Public Pension Concerns Growing

Concern is increasing daily about Tulsa and Oklahoma’s liability in pensions for public employees.  Union officials have been remarkably silent on the subject, but one Tulsa firefighter claimed recently on local talk radio, “After we have our [retirement] cake the City does not give our pensions another dime.”  From Tulsa Today’s analysis, the firefighter is telling the truth, but without the whole story.

The City of Tulsa contributes 13% of the gross salary for each paid firefighter during their employment, and the employee can contribute more if they wish.  During that same time and after they retire, the State of Oklahoma also contributes 34% of the taxes collected for Insurance Premium Taxes, as they have each year since 2006.  What this means is that while the City of Tulsa, may not have a direct liability to fund the pension, Oklahomans will fund it, in part, through taxes forever.

According to the Actuarial Valuation Report for The Oklahoma Firefighters Pension and Retirement System, the firefighters statewide pension was carrying an unfunded liability of $1,407,100,000 ($1.4 billion) as of July 1,2009.  

Over $1.4 billion in unfunded pension liability – monies owed to enable the fund to pay out 100% of what is due by contract with participants.  This means that, as of 2009, the pension fund is only 54.2% funded.  But wait, there’s more.  In 2008, the state lost money from the investments that make up part of the pension fund.  In the report for fiscal year ending June 2008, the pension’s assets depreciated 26.8%, including a loss of $84,144,252 (over $84 million) in investments.

So, where does that leave us as citizens?  Can we fire someone?  Who?  Those who are getting the monies are the staunch working folks who safeguard our houses, personal safety and teach our kids.  The average firefighter does a job with honor and sacrifice.  The average teacher is there to mold young minds and prepare them for the real world.  Who then is to blame?  Who is to be held accountable?  Perhaps it is time to look at why we got into the public union business in the first place.  

Perhaps it is time to consider the words of Franklin Delano Roosevelt from The Constitution Prevails (pg. 325 Sec. 97), Strikes of Federal Employees:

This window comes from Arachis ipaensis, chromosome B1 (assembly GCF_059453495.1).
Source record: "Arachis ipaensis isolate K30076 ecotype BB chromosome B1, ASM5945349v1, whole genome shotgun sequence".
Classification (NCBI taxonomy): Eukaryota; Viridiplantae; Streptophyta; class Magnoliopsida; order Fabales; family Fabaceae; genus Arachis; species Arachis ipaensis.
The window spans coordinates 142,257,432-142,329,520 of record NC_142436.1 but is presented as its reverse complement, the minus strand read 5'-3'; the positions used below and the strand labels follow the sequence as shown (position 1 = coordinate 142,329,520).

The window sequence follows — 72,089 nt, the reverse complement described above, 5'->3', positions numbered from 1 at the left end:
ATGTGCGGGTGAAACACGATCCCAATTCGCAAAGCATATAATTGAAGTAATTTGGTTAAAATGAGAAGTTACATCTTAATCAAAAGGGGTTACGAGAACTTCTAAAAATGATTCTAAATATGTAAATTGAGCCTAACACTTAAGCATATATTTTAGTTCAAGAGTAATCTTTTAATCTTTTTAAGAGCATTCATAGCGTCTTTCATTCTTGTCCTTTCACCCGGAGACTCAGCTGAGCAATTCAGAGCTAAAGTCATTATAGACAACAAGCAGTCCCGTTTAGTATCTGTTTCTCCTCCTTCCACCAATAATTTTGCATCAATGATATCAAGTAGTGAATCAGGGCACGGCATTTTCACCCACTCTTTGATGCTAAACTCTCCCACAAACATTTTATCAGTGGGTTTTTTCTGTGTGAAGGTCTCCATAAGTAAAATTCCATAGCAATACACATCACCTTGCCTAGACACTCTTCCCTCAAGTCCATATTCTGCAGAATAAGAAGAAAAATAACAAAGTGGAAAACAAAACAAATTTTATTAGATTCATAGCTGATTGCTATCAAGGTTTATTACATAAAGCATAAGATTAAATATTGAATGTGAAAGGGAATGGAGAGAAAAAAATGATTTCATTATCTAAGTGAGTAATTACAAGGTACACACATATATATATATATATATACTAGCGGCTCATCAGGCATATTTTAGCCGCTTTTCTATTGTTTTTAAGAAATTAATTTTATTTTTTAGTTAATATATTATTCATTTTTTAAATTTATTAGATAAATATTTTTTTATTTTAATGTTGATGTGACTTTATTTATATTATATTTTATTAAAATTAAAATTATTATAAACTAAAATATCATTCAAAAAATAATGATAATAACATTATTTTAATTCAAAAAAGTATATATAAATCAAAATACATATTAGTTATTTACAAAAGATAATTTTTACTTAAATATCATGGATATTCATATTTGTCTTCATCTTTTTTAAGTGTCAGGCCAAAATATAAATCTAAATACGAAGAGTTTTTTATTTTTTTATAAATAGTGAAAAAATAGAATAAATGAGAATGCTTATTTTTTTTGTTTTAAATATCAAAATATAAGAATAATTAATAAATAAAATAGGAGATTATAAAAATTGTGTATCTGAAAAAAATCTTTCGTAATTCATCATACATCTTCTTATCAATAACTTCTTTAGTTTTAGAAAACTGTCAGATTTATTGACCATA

“All Government employees should realize that the process of collective bargaining, as usually understood, cannot be transplanted into the public service.  It has its distinct and insurmountable limitations when applied to public personnel management.  The very nature and purposes of Government make it impossible for administrative officials to represent fully or to bind the employer in mutual discussions with Government employee organizations.  The employer is the whole people, who speak by means of laws enacted by their representatives in Congress.  Accordingly, administrative officials and employees alike are governed and guided and in many instances restricted, by laws which establish policies, procedure, or rules in personnel matters.”

Thus FDR, known for huge government expansions, objected to unions for public workers.  Unions cannot function properly in government because the “Management” is all of us, including the workers themselves.  

At current standing, a Pew Center report puts our state’s total unfunded liability at just over $13 Billion dollars, and growing at a unfunded percent between 54.3% and 68.8%.  Most of this is from government workers in unions with negotiated pensions and funding rates in place by laws.  It isn’t a question of if we will run out of money to pay these promised pensions, it is simply a matter of when.  

It is significantly relevant to also consider SQ744, an education spending question promoted by unions on the ballot this November which would mandate that Oklahoma spend as much in education as an average of states in the surrounding area.  According to a Pew Center study, Kansas is second worst in the nation in regard to pension funding problems, only surpassed by President Barack Obama’s home state of Illinois.

This study titled “The Trillion Dollar Gap” outlines the difference between what is owed in pensions, and health benefits, and what the states have in cash in the funds to pay the debts.  The study outlines the worst states and the best states and Oklahoma is in the bottom 21 with the funding being less than 80%.

Patrick McGuigan, editor of has done several reports lately on the pensions for the teachers in Oklahoma.  In a brief telephone interview with Tulsa Today McGuigan reported that the 80% funding mark is the actuarial industry standard for when a fund is either healthy or in trouble.  

McGuigan said, Oklahoma’s pensions “are in a lot of trouble” if Oklahoma’s economy declines, some natural disaster or other financial emergency occurs that reduces tax revenues.

About the author:
Aaron Sheppard is a long time believer in small government and responsible use of tax dollars.  As a former City of Tulsa employee who worked in the Finance Department assisting in production of the Annual City Budget from 2001 to 2004, he experienced first hand the differences in what happens behind the scenes and what makes the news.  He has a Bachelor’s degree from the University of Phoenix and has worked in the private sector since 2004.  You can read more from him on his blog at and on Tulsa Today.